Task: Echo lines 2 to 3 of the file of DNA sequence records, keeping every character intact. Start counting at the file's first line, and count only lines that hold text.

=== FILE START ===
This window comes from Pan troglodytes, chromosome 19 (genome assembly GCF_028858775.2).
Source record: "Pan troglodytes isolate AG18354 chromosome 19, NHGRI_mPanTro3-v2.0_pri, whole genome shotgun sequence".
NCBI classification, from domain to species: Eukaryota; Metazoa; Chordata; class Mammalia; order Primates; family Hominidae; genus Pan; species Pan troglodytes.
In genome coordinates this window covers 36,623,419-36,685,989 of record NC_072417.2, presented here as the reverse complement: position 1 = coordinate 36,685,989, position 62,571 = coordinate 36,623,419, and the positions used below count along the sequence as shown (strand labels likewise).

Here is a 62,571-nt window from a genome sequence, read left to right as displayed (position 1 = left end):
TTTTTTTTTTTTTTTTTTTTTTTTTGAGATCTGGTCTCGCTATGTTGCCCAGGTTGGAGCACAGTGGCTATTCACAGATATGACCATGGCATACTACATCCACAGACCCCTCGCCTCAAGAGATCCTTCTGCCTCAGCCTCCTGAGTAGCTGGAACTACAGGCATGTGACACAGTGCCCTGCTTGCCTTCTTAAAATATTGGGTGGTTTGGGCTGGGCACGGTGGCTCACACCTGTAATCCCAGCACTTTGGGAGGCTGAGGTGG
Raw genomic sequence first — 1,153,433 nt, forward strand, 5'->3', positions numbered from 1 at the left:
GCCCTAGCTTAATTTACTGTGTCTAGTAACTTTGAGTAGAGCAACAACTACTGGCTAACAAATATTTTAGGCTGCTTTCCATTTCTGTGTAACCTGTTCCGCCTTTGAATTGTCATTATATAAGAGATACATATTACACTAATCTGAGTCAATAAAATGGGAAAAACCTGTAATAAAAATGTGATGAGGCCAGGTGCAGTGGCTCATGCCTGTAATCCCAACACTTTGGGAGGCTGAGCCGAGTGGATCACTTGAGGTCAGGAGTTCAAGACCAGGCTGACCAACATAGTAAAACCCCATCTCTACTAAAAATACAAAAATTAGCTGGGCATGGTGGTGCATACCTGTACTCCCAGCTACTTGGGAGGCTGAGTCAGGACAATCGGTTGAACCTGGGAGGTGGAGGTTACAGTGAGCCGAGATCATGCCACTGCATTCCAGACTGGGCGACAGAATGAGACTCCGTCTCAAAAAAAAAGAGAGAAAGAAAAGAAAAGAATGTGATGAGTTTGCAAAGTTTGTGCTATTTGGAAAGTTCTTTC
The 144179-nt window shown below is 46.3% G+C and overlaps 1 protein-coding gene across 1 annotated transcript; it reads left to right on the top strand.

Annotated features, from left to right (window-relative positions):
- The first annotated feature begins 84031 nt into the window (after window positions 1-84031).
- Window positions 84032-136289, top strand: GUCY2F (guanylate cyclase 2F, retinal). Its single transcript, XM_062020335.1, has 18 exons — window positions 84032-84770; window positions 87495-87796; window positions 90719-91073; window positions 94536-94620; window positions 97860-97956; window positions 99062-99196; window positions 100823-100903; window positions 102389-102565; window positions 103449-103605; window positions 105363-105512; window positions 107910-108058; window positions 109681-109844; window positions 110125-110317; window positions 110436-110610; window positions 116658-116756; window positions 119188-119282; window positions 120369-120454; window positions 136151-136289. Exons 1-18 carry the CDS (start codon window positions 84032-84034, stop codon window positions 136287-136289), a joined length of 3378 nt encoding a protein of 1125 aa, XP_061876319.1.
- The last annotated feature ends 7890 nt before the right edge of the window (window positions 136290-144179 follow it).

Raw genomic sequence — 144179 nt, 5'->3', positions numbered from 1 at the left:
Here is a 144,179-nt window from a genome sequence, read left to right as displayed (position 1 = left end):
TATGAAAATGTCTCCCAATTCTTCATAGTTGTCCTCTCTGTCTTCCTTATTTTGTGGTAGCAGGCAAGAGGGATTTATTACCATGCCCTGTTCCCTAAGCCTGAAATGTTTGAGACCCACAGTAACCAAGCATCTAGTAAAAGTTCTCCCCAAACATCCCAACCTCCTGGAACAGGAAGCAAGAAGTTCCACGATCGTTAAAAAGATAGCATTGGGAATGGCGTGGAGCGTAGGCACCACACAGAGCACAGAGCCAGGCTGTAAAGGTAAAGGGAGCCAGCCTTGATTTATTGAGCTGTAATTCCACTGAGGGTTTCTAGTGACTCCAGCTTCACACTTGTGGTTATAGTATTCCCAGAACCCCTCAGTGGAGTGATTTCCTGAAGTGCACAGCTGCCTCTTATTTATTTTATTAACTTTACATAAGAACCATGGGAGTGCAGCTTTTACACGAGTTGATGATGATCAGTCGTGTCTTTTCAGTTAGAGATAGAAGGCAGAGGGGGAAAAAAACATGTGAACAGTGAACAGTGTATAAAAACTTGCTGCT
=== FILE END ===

Source record: "Pan troglodytes isolate AG18354 chromosome 19, NHGRI_mPanTro3-v2.0_pri, whole genome shotgun sequence".
NCBI classification, from domain to species: Eukaryota; Metazoa; Chordata; class Mammalia; order Primates; family Hominidae; genus Pan; species Pan troglodytes.